April 22, 2010 in Washington Voices

Songs from her heart

Singer-songwriter Suhanna Cree shares her life to bring joy and inspiration to her listeners
Jennifer Larue
 
Dan Pelle photo

Suhanna Cree, of Spokane, plays at area farmers markets, cafes and other events.
(Full-size photo)

Art quote of the week

“Music has the power of forming the character, and should therefore be introduced into the education of the young.”

– Aristotle (384 BC-322 BC)

On the Web

www.myspace.com/suhannacreewithbfb

Suhanna Cree was born in Spokane and grew up in Kettle Falls. When she was very young, she remembers her mother softly strumming the guitar and singing her to sleep.

“I remember humming the tune in my head as I began to dream,” she said, “and thinking that someday ‘I want to sing just like my mamma.’ ” They lived on a mountain and every winter, they lost power. “That’s when my mother would teach me to play the guitar.”

Cree, 28, began writing songs. Her first, “Just Me,” was written to help deal with her own issues of self worth and body image by urging herself and others to “love yourself.” Another, called “Dedicated to Justin,” came after a close family friend was involved in a devastating car crash, and “Independent Mother” was written for her sister. “I’m very emotional about the songs that I have written as all of them are about my personal life or lives of very close loved ones. I know and remember every occasion that a song came to me,” she said.

In 1998, she was the first solo performing artist at Battle of the Bands. Though she didn’t win, they played one of her songs on a local radio station for a week. After that, she quit performing in public for a while, sticking to private gatherings, the campfire and the occasional open-mike event. “I really didn’t believe in myself,” she admitted.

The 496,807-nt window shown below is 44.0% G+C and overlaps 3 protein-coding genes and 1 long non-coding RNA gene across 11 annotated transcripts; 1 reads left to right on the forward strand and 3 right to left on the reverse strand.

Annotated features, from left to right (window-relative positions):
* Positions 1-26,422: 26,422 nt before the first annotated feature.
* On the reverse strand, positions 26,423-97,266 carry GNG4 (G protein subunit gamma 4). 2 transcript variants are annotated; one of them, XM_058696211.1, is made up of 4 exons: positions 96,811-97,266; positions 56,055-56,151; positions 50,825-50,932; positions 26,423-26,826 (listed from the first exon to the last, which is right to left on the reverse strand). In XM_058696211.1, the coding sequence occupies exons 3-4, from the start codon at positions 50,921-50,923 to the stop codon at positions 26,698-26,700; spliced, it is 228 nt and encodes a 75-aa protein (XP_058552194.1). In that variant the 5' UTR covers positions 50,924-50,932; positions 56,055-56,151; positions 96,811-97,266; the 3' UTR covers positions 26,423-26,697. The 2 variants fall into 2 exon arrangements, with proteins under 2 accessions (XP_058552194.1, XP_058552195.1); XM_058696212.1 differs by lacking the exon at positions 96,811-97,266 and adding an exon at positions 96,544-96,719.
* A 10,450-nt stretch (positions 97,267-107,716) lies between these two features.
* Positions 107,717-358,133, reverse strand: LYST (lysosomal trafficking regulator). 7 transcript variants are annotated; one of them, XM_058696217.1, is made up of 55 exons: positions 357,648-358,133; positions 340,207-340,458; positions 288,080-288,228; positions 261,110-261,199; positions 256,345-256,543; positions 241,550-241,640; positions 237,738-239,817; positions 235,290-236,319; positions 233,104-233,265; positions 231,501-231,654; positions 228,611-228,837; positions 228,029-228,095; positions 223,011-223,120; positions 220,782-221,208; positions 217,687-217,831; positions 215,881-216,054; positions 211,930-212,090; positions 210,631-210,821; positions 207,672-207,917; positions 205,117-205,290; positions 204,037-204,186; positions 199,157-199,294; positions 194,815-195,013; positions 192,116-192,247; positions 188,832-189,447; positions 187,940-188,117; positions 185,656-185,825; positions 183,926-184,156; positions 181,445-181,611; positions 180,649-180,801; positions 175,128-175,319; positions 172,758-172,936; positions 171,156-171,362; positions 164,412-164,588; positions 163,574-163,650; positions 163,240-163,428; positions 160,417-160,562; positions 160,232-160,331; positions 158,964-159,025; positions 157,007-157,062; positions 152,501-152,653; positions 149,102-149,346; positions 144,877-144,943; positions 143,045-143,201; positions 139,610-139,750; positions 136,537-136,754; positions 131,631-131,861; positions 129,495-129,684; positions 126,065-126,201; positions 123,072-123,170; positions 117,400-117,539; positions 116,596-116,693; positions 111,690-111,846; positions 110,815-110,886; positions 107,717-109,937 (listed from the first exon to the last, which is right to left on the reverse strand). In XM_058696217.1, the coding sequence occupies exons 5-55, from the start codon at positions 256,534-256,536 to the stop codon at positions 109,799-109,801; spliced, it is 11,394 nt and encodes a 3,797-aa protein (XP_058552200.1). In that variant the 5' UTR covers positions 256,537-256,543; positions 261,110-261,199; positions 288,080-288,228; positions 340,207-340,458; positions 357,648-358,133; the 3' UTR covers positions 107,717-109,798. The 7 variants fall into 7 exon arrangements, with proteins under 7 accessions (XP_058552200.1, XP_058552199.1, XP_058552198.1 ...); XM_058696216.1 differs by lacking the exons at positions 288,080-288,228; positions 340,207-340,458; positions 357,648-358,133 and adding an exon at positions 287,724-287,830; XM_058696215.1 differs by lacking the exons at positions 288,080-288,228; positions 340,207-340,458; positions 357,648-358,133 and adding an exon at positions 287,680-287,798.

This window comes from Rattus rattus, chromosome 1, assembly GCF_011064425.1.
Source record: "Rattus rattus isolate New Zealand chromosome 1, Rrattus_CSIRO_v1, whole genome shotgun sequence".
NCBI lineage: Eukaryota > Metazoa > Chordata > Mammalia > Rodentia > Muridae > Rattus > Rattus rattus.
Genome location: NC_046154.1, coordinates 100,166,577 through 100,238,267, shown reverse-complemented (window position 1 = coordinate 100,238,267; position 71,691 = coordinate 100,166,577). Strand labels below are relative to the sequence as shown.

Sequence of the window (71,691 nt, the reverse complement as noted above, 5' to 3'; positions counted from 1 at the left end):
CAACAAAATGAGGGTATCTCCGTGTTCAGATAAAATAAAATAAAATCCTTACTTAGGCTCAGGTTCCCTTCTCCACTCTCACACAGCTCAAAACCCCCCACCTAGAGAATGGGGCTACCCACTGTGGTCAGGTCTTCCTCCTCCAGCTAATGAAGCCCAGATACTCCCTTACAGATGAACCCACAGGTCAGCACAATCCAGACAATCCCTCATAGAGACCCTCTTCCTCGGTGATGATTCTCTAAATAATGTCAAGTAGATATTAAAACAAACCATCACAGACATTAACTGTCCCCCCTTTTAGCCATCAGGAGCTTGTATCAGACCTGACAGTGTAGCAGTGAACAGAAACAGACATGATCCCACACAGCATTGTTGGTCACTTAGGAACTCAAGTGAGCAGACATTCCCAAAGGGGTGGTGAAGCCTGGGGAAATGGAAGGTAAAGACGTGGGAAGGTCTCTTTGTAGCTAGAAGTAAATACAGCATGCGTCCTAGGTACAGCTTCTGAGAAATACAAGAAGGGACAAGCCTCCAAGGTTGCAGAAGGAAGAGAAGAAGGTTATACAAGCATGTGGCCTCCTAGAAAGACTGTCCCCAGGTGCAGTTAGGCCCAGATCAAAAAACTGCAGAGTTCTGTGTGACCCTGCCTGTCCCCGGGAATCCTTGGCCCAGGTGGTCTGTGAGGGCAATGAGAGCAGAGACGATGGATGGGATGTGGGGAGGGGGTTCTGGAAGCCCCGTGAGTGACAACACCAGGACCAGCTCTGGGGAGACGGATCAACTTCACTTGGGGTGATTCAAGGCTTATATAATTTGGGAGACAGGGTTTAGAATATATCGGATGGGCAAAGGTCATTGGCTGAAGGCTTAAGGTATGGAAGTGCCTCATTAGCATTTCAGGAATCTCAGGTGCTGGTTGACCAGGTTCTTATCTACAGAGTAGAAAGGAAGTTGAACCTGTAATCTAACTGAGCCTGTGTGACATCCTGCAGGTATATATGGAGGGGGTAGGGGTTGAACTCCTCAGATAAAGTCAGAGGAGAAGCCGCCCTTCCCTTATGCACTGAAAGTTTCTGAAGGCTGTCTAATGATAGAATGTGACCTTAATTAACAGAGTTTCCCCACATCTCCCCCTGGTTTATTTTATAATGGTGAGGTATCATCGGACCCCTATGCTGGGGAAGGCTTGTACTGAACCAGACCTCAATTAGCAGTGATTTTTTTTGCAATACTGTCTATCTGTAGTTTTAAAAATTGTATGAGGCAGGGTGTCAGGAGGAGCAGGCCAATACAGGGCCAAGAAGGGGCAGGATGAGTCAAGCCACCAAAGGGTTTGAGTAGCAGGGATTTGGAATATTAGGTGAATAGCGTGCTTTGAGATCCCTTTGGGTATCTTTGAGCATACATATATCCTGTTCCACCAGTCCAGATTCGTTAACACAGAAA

In a society where entertainers and others in the public eye are scrutinized and judged on things like fashion choices and weight, Cree wasn’t sure how she would be received. Heavy all of her life, she often dreaded stepping onto a stage to be judged, not by her talent but her size. “People have been mean to me all of my life over my weight but, as a musician, I am confident and try to be encouraging to others,” she said, adding that she is sure her experiences were “meant to be” and have taught her about empathy.

Newly married and with a 2-year-old son, Benton, Cree is “so over it” and ready for a change. It might take a while to shed the weight but for the last two years, she has shed her fear of performing and has taken the stage at every local farmers market and dozens of social events including weddings for which she wrote love songs, art openings at Gina’s by Design and regular gigs at Madeleine’s Café.

Her sound is soulful and heartfelt. You can tell that she is moved by the songs that she sings and the feeling is contagious as she tells stories through music about love, loss, rejection, acceptance, and other universal emotions.

Cree has done vocal tracks for local musicians’ recordings and played in a band. Recently she and her family moved to the Corbin Park area, where she is putting a studio together in which to record and where she sings her son to sleep – songs that her mother sang to her.

“All I know is how good it made me feel when my mom would sing to me and if I can do that for someone else then I’m happy with just being me and doing what I love to do, sing,” she said.


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